11 Comments on National Feral Cat Day 2013

  1. I’ve adopted several feral cats (or should I say that they adopted me?) Both of them were adults. One was about six years old (according to the vet when I took him in to be neutered) and the other was about a year-and-a-half to two years old when he planted himself at the patio door and demanded to be let in to be a house cat.

    I don’t often see ferals around here, since there are literally hundreds of acres of woods and few feral cats venture out, although the occasional one (other than the two I adopted) have taken up residence in our stable. I provide food and water for these, but they generally haven’t stayed long.

    Muggsy, the six-year-old, showed up one day very thin and very hungry. I began feeding him, and, although it took about a year before I could touch him, I was eventually able to get him neutered and into the house. After he had gotten to the point where he could be touched, he used to “ask” to come inside to visit for awhile, and he would sit with me while I petted him and then go back outside.

    One night, I decided that that boy had to change his lifestyle, and, since I had no trap at the time, I grabbed him and eventually managed to get him into a dog crate and then to the vets. He spent several months in a downstairs bedroom getting used to indoor living, and, after that was one of the most loving cats I have ever had.

    Bumper, on the other hand, although coming for food, was really aggressive and would attack for no particular reason. For my own safety, I got a trap, caught him, and got him neutered. I never thought that he would become a pet, but several months after neutering, he planted himself at the patio door and insisted on coming inside.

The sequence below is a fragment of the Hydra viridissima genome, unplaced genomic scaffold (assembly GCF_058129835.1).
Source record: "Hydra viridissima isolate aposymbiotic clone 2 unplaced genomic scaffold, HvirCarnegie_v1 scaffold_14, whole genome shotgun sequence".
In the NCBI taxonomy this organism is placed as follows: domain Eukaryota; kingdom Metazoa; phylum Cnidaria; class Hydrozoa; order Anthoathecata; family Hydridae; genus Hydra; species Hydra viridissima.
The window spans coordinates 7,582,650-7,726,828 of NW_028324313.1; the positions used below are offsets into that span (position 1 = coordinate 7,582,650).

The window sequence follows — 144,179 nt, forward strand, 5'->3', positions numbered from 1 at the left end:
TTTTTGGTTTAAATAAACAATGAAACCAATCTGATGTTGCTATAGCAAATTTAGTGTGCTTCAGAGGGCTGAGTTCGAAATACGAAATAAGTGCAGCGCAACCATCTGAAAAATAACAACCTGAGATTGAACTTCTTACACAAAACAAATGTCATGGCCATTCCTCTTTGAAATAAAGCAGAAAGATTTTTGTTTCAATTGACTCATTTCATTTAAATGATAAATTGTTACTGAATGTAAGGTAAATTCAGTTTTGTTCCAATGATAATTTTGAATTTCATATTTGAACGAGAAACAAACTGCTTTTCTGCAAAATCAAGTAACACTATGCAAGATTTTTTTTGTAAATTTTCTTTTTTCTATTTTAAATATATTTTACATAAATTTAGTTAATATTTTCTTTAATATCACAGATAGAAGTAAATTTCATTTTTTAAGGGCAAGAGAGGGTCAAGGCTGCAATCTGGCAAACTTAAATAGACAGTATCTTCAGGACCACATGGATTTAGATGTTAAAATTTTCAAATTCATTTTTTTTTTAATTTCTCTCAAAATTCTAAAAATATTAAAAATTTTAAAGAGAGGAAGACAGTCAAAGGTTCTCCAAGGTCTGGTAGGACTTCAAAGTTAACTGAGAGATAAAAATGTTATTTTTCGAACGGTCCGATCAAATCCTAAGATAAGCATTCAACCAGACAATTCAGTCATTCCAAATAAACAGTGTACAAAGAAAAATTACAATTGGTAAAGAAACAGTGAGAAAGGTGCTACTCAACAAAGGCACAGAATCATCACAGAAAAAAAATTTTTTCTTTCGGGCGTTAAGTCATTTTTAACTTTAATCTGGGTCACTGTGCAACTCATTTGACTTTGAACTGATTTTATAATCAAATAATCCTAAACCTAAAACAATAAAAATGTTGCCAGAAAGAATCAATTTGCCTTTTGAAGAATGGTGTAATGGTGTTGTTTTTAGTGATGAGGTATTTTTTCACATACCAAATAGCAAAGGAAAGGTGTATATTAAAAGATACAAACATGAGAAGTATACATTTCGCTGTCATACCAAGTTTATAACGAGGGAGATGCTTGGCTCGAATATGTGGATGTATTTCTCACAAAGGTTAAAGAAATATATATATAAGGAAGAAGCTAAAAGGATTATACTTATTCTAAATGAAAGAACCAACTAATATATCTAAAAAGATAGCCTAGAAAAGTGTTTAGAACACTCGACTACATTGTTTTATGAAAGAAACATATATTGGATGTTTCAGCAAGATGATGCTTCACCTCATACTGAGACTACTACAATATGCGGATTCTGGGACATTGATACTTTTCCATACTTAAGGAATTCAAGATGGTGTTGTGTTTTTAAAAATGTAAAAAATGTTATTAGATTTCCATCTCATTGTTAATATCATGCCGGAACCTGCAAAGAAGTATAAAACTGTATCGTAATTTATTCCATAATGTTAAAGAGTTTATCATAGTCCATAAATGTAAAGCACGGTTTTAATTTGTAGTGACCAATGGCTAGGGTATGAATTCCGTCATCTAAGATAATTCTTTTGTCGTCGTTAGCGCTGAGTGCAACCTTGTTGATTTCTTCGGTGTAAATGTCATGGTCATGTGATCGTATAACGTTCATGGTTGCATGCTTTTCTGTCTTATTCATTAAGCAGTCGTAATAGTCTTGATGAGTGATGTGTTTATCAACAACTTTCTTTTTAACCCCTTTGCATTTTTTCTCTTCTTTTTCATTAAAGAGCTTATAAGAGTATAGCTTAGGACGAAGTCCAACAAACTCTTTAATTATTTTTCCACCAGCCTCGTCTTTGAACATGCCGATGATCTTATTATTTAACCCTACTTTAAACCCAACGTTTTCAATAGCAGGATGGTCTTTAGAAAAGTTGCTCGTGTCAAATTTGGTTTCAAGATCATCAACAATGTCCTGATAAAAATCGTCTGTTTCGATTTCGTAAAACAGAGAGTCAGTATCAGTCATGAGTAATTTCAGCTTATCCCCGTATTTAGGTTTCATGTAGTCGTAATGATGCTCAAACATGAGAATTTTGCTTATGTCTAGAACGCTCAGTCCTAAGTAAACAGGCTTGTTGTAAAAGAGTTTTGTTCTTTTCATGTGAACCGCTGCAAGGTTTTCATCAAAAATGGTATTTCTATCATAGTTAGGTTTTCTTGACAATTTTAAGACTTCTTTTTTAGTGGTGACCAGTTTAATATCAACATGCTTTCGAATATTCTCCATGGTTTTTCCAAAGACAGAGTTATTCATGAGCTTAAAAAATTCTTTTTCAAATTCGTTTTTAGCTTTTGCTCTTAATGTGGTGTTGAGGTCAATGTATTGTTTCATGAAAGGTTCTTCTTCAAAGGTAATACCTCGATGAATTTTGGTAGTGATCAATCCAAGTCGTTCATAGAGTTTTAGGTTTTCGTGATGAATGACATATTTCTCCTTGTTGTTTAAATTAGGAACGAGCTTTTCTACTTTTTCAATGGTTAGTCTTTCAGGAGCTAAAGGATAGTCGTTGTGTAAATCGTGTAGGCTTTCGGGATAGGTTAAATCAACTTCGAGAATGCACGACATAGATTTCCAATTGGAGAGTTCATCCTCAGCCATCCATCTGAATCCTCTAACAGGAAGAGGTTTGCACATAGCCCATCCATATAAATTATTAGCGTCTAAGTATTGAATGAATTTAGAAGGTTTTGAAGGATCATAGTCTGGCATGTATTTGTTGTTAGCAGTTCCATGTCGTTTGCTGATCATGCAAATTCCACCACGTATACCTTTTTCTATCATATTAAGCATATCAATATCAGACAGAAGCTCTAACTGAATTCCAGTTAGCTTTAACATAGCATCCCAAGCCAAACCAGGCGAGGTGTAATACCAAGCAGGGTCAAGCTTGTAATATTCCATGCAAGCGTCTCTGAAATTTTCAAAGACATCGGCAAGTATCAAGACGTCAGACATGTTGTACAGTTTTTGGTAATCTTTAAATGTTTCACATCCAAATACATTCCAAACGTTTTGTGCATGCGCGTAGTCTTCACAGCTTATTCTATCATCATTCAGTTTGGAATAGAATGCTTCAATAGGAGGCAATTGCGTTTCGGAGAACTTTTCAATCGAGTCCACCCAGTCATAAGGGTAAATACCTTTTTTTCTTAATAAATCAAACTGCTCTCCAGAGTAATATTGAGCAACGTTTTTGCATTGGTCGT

I had joined a Yahoo group about feral cats where I got lots of good information on dealing with ferals, and Bumper tried VERY hard to figure out what he needed to do to be an indoor kitty. It took awhile, but he, too, ended up inside and very affectionate.

    It took time, but it was definitely worth the work. I’m glad that I didn’t know that most adult ferals can’t be tamed. LOL

  2. I have a feral colony in my backyard, and I am so grateful to the information that I’ve received from Allied Cat Allies over the years. I am attending a couple of workshops on Sunday at a local low-cost spay/neuter clinic; I attended their free TNR class years ago, and they’ve neutered/spayed five feral cats for me. When I found my first stray in 2008, I had no place to turn to, and had built a network of co-workers and rescue shelters to help me. Since then, so much more information is available, but we need to keep spreading the word! Until there are no more homeless pets, let’s all pitch in when and where we can. Thanks, Ingrid!

  3. That this is all so true. Feral kittens can be tamed and made into wonderful pets. The feral cats are really nice cat and very loyal to the people that feed them. This is a great post.

  4. Great article! I am a volunteer in my area through Alley Cat Allies. If people have questions about feral cats they call me. I had a woman call me yesterday about some young ones around her apartment building. I guided her to a couple different places to locate traps, because she wants to get them neutered/spayed. It makes me feel good when i can help.